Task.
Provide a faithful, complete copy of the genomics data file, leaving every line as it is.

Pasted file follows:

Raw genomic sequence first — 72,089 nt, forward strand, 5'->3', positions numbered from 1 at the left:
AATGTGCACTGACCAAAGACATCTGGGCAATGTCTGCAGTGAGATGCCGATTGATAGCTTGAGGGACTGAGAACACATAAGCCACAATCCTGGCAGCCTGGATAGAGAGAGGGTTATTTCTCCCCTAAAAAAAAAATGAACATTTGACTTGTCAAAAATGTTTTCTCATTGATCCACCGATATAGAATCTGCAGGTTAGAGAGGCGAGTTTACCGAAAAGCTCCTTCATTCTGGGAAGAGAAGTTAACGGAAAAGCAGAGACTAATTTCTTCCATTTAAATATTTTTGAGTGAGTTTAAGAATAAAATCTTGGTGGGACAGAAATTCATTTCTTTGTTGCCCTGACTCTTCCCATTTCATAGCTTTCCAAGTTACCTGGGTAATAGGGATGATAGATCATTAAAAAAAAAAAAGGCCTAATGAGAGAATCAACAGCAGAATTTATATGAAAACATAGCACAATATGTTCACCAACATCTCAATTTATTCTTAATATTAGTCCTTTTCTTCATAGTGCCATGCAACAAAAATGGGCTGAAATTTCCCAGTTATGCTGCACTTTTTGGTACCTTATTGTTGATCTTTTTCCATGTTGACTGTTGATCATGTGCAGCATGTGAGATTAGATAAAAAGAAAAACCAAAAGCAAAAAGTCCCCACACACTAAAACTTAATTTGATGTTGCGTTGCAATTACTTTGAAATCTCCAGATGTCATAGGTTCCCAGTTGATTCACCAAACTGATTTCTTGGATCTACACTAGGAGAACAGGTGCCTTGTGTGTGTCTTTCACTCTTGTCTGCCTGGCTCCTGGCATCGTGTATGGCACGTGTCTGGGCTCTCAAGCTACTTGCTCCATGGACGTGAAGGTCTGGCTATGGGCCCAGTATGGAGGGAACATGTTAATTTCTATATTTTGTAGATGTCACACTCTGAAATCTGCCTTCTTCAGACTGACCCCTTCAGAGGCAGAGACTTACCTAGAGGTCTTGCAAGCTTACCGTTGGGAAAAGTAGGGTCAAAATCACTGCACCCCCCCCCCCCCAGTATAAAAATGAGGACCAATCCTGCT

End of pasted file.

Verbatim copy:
Raw genomic sequence first — 72,089 nt, forward strand, 5'->3', positions numbered from 1 at the left:
AATGTGCACTGACCAAAGACATCTGGGCAATGTCTGCAGTGAGATGCCGATTGATAGCTTGAGGGACTGAGAACACATAAGCCACAATCCTGGCAGCCTGGATAGAGAGAGGGTTATTTCTCCCCTAAAAAAAAAATGAACATTTGACTTGTCAAAAATGTTTTCTCATTGATCCACCGATATAGAATCTGCAGGTTAGAGAGGCGAGTTTACCGAAAAGCTCCTTCATTCTGGGAAGAGAAGTTAACGGAAAAGCAGAGACTAATTTCTTCCATTTAAATATTTTTGAGTGAGTTTAAGAATAAAATCTTGGTGGGACAGAAATTCATTTCTTTGTTGCCCTGACTCTTCCCATTTCATAGCTTTCCAAGTTACCTGGGTAATAGGGATGATAGATCATTAAAAAAAAAAAAGGCCTAATGAGAGAATCAACAGCAGAATTTATATGAAAACATAGCACAATATGTTCACCAACATCTCAATTTATTCTTAATATTAGTCCTTTTCTTCATAGTGCCATGCAACAAAAATGGGCTGAAATTTCCCAGTTATGCTGCACTTTTTGGTACCTTATTGTTGATCTTTTTCCATGTTGACTGTTGATCATGTGCAGCATGTGAGATTAGATAAAAAGAAAAACCAAAAGCAAAAAGTCCCCACACACTAAAACTTAATTTGATGTTGCGTTGCAATTACTTTGAAATCTCCAGATGTCATAGGTTCCCAGTTGATTCACCAAACTGATTTCTTGGATCTACACTAGGAGAACAGGTGCCTTGTGTGTGTCTTTCACTCTTGTCTGCCTGGCTCCTGGCATCGTGTATGGCACGTGTCTGGGCTCTCAAGCTACTTGCTCCATGGACGTGAAGGTCTGGCTATGGGCCCAGTATGGAGGGAACATGTTAATTTCTATATTTTGTAGATGTCACACTCTGAAATCTGCCTTCTTCAGACTGACCCCTTCAGAGGCAGAGACTTACCTAGAGGTCTTGCAAGCTTACCGTTGGGAAAAGTAGGGTCAAAATCACTGCACCCCCCCCCCCCCAGTATAAAAATGAGGACCAATCCTGCT